The Risks of MDMA: Know Your MDMA Risks
Many studies today claim that MDMA, also known as the party drug Ecstasy, has the potential to assist psychotherapy and help heal PTSD, depression, addiction, and other mental health concerns. While these reports naturally make many people curious, MDMA can also be dangerous, particularly if you don’t know what you’re doing.
Becoming aware of MDMA side effects, risks, and recommended dosages can help you avoid adverse effects.
Rules of Thumb Regarding Mdma Side Effects
Common Mdma Side Effects
Common MDMA side effects include:
- Reduced appetite
- Blurred vision
- Jaw clenching and/or teeth grinding
Additional Side Effects
Side effects that aren’t as common, but someone who takes MDMA may experience, include:
- Chills or hot flashes
- Disorganized thinking
- Difficulty with urination
- Restless legs
Risks of High MDMA Dosage
Moderate to high doses of MDMA can interfere with the body’s ability to regulate its body temperature. Coupled with the fact that many people take MDMA as a party drug, it can lead to dehydration and increased body temperature (hyperthermia) as they dance for hours in hot, cramped conditions. While some try to compensate for the rise in temperature by drinking a lot of water, this can lead to electrolyte imbalance.
Effects of an MDMA overdose can include panic attacks, faintness, and high blood pressure. In more severe cases, a person may experience seizures, lose consciousness, or even risk their life.
What Is a High MDMA Dosage?
- In one study on MDMA-assisted psychotherapy for PTSD, a full dose was 125 per user, with a low amount being 75 mg.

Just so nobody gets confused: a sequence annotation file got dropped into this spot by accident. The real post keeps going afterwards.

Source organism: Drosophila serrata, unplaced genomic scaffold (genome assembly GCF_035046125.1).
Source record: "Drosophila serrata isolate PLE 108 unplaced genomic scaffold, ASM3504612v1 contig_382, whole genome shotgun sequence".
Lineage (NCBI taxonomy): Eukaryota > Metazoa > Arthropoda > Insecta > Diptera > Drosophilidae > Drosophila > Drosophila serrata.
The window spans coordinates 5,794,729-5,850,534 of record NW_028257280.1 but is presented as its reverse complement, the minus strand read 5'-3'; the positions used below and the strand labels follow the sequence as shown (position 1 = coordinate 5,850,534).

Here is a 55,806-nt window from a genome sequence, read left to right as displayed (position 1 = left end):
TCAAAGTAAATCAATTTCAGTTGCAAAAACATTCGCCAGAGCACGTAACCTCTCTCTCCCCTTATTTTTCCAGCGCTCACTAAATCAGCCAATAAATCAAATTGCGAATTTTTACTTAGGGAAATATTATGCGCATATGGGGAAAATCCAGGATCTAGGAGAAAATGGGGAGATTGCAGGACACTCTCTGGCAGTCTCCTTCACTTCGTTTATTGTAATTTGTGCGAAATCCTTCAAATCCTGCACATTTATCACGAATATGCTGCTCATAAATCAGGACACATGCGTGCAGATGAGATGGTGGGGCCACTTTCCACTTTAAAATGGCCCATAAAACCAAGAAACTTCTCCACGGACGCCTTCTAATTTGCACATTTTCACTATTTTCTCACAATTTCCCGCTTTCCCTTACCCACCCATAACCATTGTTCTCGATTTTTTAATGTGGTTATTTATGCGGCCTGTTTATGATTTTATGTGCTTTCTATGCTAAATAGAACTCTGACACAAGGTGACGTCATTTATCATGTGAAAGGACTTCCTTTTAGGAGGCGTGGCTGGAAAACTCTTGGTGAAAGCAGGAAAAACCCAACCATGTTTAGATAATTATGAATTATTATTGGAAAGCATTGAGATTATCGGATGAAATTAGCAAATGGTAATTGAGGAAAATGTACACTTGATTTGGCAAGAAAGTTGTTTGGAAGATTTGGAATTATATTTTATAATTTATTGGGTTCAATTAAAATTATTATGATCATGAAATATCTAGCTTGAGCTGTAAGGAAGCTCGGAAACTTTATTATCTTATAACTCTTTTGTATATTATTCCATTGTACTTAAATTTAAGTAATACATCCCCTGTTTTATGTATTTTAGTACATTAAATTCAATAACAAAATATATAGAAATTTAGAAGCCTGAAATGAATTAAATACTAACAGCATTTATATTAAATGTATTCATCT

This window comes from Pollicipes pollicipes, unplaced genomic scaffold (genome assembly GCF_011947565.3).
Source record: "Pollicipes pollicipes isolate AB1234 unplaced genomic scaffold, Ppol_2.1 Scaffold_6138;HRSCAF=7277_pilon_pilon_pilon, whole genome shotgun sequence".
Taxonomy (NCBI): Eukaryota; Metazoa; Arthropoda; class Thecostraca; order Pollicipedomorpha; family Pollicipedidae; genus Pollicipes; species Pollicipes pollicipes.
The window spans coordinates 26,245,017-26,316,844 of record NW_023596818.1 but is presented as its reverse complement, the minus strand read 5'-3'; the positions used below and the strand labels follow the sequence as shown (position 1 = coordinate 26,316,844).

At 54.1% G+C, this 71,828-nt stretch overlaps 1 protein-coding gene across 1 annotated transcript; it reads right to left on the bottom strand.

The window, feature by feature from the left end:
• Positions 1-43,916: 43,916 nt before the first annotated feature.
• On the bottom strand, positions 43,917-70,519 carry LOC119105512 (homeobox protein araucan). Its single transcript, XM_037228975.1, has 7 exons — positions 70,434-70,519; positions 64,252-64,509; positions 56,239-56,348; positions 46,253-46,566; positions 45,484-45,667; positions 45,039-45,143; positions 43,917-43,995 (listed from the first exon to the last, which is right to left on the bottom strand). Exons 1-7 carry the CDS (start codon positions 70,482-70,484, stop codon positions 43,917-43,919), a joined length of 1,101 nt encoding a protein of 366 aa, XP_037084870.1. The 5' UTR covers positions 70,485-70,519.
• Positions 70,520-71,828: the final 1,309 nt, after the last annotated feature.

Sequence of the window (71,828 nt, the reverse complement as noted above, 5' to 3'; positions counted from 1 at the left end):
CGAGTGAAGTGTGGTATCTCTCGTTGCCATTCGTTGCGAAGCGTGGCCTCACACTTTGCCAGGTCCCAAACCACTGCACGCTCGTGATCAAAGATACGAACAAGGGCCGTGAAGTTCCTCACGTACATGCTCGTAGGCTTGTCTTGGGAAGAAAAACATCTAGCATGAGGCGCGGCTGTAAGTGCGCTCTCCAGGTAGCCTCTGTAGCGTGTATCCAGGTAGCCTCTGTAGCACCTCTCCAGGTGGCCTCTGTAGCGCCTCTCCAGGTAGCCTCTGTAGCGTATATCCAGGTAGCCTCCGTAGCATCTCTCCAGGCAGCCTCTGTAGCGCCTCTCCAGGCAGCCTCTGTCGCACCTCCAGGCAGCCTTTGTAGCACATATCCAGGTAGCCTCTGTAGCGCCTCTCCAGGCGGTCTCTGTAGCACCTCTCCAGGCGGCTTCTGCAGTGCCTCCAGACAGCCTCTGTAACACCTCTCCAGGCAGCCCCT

- The harm reduction site Rollsafe recommends taking 1.5 mg of MDMA per kg of body weight, with a maximum of 120 mg per session.
Ecstasy typically comes in pills and is hard to measure out. Tablets may have a high variation in the dosage they contain. If one is consuming Ecstasy pills, it’s essential to start with a quarter or half a pill. One should always go slow and see how they feel before taking more.
How Often Can You Take MDMA?
MDMA works by rapidly increasing dopamine, norepinephrine, and serotonin in your brain. Then, during the days after taking the drugs, serotonin levels in the brain are depleted, leading to an “Ecstasy hangover” or “weekday blues.” Chronic MDMA use can lead to severe serotonin depletion. The brain needs time to recover its serotonin storages between MDMA use. Taking MDMA every weekend does not give the brain time to recover and replenish. The more one can wait between doses, the better.
One study found that serotonin levels returned to normal levels 12 months after MDMA use. Ideally, wait at least three months between MDMA doses. Taking MDMA more than once a month can be extremely dangerous and cause long-term damage. Taking MDMA regularly can also lead to “losing the magic,” - meaning that one may take MDMA but not feel any positive effects.
Short-Term vs. Long-Term Risks of MDMA
Short-term MDMA risks include:
- Muscle tension
- Fatigue and depressed mood during the days and weeks after consumption
Many MDMA users report experiencing a comedown in the days or weeks following their use. Common symptoms of an MDMA comedown include anxiety, insomnia, and occasionally even more severe emotional distress and panic attacks.
Taking MDMA regularly can cause long-term risks. Long-term MDMA risks can include memory deficits, sleep issues, changes in neurohormonal activity, and neurocognitive impairment.
MDMA Use During Pregnancy
Pregnant women who take MDMA risk harmful long-term effects on their developing fetus. For example, infants who were exposed to MDMA during pregnancy had motor delays. Another study found milestone delays in infants who were exposed to MDMA during pregnancy.
Mixing MDMA With Other Drugs
One study found that 90% of MDMA-related ER visits included mixing MDMA with alcohol or other drugs. For example, mixing alcohol with MDMA can increase the chances of dehydration and heatstroke. Alcohol is a diuretic, which means that it will make you pee more.
Even legal drugs can be problematic to mix with MDMA. SSRIs and other prescribed antidepressants can increase the odds that one will experience serotonin syndrome due to high serotonin levels. Serotonin syndrome can cause agitation, confusion, and seizures. It can even be fatal.